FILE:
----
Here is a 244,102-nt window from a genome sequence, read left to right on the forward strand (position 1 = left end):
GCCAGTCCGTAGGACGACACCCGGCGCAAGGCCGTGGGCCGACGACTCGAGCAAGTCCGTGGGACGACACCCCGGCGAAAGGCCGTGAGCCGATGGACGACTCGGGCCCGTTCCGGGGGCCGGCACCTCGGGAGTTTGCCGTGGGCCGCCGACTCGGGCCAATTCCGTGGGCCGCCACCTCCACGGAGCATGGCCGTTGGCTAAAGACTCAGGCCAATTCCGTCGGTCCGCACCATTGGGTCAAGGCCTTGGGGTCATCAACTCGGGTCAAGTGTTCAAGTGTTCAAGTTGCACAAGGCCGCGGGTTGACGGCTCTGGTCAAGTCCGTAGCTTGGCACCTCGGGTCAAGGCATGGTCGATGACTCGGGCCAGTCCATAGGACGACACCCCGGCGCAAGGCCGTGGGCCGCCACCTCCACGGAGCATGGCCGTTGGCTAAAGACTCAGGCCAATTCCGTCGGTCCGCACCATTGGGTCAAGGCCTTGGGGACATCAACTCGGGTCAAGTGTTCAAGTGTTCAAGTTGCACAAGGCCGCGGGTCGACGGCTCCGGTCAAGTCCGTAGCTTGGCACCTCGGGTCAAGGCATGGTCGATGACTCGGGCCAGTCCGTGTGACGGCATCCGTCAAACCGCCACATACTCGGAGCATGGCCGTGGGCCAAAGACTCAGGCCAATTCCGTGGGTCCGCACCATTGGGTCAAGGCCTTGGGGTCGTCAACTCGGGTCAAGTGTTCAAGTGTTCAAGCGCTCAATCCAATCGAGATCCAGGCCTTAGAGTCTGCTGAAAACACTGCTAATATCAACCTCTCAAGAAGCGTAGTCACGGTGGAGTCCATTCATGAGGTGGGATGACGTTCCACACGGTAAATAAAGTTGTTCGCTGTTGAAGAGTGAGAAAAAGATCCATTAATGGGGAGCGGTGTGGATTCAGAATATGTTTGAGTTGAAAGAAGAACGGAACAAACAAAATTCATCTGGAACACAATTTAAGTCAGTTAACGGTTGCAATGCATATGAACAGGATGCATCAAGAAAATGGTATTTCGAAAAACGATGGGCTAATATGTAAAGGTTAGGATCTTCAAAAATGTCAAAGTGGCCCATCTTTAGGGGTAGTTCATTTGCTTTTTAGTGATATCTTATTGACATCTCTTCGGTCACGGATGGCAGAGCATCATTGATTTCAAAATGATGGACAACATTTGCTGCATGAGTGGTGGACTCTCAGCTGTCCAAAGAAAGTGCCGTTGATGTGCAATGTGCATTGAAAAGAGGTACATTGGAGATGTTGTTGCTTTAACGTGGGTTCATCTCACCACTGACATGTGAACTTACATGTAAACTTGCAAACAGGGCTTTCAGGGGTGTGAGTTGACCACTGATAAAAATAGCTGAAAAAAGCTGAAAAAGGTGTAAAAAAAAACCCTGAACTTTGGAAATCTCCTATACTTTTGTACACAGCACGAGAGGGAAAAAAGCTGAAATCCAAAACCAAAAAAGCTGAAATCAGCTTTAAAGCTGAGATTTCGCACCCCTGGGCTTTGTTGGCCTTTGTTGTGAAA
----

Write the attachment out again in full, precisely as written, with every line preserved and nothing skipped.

Here is a 244,102-nt window from a genome sequence, read left to right on the forward strand (position 1 = left end):
GCCAGTCCGTAGGACGACACCCGGCGCAAGGCCGTGGGCCGACGACTCGAGCAAGTCCGTGGGACGACACCCCGGCGAAAGGCCGTGAGCCGATGGACGACTCGGGCCCGTTCCGGGGGCCGGCACCTCGGGAGTTTGCCGTGGGCCGCCGACTCGGGCCAATTCCGTGGGCCGCCACCTCCACGGAGCATGGCCGTTGGCTAAAGACTCAGGCCAATTCCGTCGGTCCGCACCATTGGGTCAAGGCCTTGGGGTCATCAACTCGGGTCAAGTGTTCAAGTGTTCAAGTTGCACAAGGCCGCGGGTTGACGGCTCTGGTCAAGTCCGTAGCTTGGCACCTCGGGTCAAGGCATGGTCGATGACTCGGGCCAGTCCATAGGACGACACCCCGGCGCAAGGCCGTGGGCCGCCACCTCCACGGAGCATGGCCGTTGGCTAAAGACTCAGGCCAATTCCGTCGGTCCGCACCATTGGGTCAAGGCCTTGGGGACATCAACTCGGGTCAAGTGTTCAAGTGTTCAAGTTGCACAAGGCCGCGGGTCGACGGCTCCGGTCAAGTCCGTAGCTTGGCACCTCGGGTCAAGGCATGGTCGATGACTCGGGCCAGTCCGTGTGACGGCATCCGTCAAACCGCCACATACTCGGAGCATGGCCGTGGGCCAAAGACTCAGGCCAATTCCGTGGGTCCGCACCATTGGGTCAAGGCCTTGGGGTCGTCAACTCGGGTCAAGTGTTCAAGTGTTCAAGCGCTCAATCCAATCGAGATCCAGGCCTTAGAGTCTGCTGAAAACACTGCTAATATCAACCTCTCAAGAAGCGTAGTCACGGTGGAGTCCATTCATGAGGTGGGATGACGTTCCACACGGTAAATAAAGTTGTTCGCTGTTGAAGAGTGAGAAAAAGATCCATTAATGGGGAGCGGTGTGGATTCAGAATATGTTTGAGTTGAAAGAAGAACGGAACAAACAAAATTCATCTGGAACACAATTTAAGTCAGTTAACGGTTGCAATGCATATGAACAGGATGCATCAAGAAAATGGTATTTCGAAAAACGATGGGCTAATATGTAAAGGTTAGGATCTTCAAAAATGTCAAAGTGGCCCATCTTTAGGGGTAGTTCATTTGCTTTTTAGTGATATCTTATTGACATCTCTTCGGTCACGGATGGCAGAGCATCATTGATTTCAAAATGATGGACAACATTTGCTGCATGAGTGGTGGACTCTCAGCTGTCCAAAGAAAGTGCCGTTGATGTGCAATGTGCATTGAAAAGAGGTACATTGGAGATGTTGTTGCTTTAACGTGGGTTCATCTCACCACTGACATGTGAACTTACATGTAAACTTGCAAACAGGGCTTTCAGGGGTGTGAGTTGACCACTGATAAAAATAGCTGAAAAAAGCTGAAAAAGGTGTAAAAAAAAACCCTGAACTTTGGAAATCTCCTATACTTTTGTACACAGCACGAGAGGGAAAAAAGCTGAAATCCAAAACCAAAAAAGCTGAAATCAGCTTTAAAGCTGAGATTTCGCACCCCTGGGCTTTGTTGGCCTTTGTTGTGAAA